1. Doing Nothing
  2. Beginner’s Mind
  3. Not Therapy, but Therapeutic
  4. Individuals in Community

Continue reading

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Beyond Belief

While one year of divinity school hardly makes me a religious scholar, it seems safe to say belief plays a key role in religion. After all, the centerpiece of the Catholic mass is the Credo, a Latin term meaning “I believe.” Similarly, the Protestant tradition in which I was raised features regular recitations of the Apostles’ Creed (Credo, Creed), which also begins “I believe.” The beliefs laid out in these texts are manifold and, at least occasionally, have been deemed worthy of literal fighting.

Despite such esteemed formulations, however, beliefs are not so easily pinned down. In fact, they tend to evolve: I know mine did, although I’m remain unsure how this process works, whether and to what extent we can affect or shape our beliefs. In a recent post, I wrote the following:

I don’t think we can choose what we believe, or love, or want. At this point in my life, I most certainly cannot decide that I am going to adopt conventional beliefs regarding education or religion. Even if I wanted to, I cannot force myself to perceive reality through lenses which no longer make sense to me, even when this poses difficulties.

For me, one of the distinguishing features of Zen, part of its initial and abiding appeal, is the way it doesn’t seem to get very hung up on the subject of belief. To paraphrase one of my teachers, “you don’t have to believe this stuff for it to work.” Countless stories warn of the dangers of excessive belief, cautioning students not to hold the practice so closely that the life slips out of it.

Rather, Zen is both open and pragmatic. While there’s plenty of talk about such things as karma and reincarnation, the emphasis lies squarely on finding what’s useful in reducing suffering and increasing compassion. So it’s not as though what we believe doesn’t matter: in fact, waking up to reality is a process which belief can facilitate—to a point. Continue reading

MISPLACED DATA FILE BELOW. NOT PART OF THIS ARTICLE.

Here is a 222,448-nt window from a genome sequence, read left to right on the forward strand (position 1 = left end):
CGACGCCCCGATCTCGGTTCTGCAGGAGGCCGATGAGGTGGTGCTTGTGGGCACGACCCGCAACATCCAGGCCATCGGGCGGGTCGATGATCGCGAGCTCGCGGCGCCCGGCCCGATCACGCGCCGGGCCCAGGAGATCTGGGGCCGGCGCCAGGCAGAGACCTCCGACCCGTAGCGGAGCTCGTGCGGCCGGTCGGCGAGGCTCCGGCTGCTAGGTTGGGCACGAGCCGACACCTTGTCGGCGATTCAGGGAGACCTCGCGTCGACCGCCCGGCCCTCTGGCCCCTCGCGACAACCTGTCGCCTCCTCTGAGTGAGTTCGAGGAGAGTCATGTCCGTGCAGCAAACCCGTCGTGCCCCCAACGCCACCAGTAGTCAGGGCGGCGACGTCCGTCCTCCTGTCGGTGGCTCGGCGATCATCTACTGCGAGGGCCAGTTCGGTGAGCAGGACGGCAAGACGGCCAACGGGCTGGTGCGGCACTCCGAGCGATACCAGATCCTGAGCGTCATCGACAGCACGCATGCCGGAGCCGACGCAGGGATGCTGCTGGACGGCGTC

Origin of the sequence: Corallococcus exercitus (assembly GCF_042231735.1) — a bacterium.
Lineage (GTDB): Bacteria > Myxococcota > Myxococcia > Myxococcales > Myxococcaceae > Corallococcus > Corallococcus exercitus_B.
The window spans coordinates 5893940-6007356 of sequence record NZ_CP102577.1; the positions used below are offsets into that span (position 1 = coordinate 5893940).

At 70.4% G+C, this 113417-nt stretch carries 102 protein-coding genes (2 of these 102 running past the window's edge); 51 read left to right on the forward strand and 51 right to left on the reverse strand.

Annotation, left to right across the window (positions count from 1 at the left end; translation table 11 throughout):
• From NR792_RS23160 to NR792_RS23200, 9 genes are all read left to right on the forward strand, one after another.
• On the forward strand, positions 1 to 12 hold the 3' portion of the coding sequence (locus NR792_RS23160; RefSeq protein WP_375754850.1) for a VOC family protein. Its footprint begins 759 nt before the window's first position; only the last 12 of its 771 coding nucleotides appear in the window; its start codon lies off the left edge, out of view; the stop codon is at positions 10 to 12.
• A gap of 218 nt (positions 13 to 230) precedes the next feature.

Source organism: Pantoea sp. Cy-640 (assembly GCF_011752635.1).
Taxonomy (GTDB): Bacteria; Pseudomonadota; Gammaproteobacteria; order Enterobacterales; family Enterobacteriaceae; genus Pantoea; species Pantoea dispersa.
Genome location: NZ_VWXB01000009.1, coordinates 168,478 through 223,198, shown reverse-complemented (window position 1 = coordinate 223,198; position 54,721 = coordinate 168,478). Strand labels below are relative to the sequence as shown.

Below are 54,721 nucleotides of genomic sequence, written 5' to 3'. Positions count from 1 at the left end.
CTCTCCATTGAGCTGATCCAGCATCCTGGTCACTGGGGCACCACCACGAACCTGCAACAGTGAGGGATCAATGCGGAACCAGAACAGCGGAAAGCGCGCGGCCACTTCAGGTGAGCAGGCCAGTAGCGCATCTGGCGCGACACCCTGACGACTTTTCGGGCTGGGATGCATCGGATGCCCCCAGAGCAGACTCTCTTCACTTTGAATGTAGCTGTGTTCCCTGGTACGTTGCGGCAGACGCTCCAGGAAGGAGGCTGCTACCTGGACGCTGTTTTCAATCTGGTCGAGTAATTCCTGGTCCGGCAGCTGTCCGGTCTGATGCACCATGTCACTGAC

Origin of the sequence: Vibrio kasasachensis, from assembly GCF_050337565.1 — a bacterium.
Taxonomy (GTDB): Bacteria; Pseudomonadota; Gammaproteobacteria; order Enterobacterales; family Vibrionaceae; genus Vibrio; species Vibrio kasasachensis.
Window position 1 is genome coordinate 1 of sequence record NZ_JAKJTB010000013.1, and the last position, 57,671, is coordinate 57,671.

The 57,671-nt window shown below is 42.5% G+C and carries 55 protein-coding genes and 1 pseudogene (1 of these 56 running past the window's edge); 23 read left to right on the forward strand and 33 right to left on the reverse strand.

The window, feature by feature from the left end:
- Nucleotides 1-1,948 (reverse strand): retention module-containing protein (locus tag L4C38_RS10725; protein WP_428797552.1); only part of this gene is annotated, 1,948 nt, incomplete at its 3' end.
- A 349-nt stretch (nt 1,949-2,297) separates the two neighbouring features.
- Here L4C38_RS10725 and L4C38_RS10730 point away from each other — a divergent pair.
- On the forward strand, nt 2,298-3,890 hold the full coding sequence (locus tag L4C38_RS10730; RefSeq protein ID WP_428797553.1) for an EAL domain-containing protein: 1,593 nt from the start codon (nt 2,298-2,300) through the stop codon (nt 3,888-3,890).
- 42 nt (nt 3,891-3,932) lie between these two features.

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Over Thinking

 You overanalyze everything.

This is from an email a friend recently sent me, but frankly, it could be attributed to any number of  friends from pretty much any period of my life. Hi, my name is Bruce, and I’m a thinker. This habit of overanalyzing leaves me prone to indecision as well.

Here’s the thing, though: I’ve built a career on thinking. Teaching and writing, as well as promoting Sudbury schools, have for years required constant cultivation of my ability to craft and convey messages—all the more so when the message is complicated and/or foreign to the recipient’s experience. Over the years, my Sudbury work has frequently thrown me into novel situations with demands well outside my comfort zone.

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Source: Destination Hollywood

While I relish such challenges, I do recognize the limits of an analytical point of view—but that growth was a long time in coming. When Star Wars: Episode I came out fifteen years ago, I distinctly recall my aversion to Qui-Gon’s advice to Anakin prior to the big pod race: “Feel, don’t think. Trust your instincts.” Put feeling first? What was that Jedi master thinking?

In searching for that quote, I also discovered this exchange between Obi-Wan Kenobi and his master:

Obi-Wan: But Master Yoda says I should be mindful of the future.
Qui-Gon: But not at the expense of the moment.

It may be cliché, campy, or otherwise questionable to uphold Star Wars as a source of spiritual wisdom, but interestingly, in recent years I have found my way to a much older tradition. Continue reading